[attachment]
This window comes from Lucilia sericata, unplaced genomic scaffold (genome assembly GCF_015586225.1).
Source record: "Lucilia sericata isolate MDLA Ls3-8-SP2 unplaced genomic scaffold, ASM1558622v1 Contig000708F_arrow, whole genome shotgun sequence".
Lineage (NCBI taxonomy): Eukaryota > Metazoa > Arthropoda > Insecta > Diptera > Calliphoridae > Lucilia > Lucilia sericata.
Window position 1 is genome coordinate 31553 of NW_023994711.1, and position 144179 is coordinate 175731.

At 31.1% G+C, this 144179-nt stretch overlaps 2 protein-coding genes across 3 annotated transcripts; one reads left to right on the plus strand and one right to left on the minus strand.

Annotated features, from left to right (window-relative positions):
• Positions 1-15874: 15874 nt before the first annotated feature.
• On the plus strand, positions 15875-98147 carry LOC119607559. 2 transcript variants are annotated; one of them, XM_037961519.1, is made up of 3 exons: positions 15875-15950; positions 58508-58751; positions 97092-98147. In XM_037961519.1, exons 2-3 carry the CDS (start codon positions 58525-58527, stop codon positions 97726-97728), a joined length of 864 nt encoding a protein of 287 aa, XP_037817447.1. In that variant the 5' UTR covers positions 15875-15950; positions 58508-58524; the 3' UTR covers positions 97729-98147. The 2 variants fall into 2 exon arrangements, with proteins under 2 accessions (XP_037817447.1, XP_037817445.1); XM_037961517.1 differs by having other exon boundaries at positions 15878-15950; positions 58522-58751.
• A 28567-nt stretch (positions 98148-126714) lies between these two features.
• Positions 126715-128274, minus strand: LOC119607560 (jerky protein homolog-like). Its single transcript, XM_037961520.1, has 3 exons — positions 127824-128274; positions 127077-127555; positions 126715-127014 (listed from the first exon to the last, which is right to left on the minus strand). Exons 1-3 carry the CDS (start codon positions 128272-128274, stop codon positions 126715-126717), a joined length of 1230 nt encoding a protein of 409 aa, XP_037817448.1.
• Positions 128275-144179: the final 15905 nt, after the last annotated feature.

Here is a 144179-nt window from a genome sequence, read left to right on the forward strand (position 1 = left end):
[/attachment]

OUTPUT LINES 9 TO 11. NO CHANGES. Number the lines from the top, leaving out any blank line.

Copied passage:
• A 28567-nt stretch (positions 98148-126714) lies between these two features.
• Positions 126715-128274, minus strand: LOC119607560 (jerky protein homolog-like). Its single transcript, XM_037961520.1, has 3 exons — positions 127824-128274; positions 127077-127555; positions 126715-127014 (listed from the first exon to the last, which is right to left on the minus strand). Exons 1-3 carry the CDS (start codon positions 128272-128274, stop codon positions 126715-126717), a joined length of 1230 nt encoding a protein of 409 aa, XP_037817448.1.
• Positions 128275-144179: the final 15905 nt, after the last annotated feature.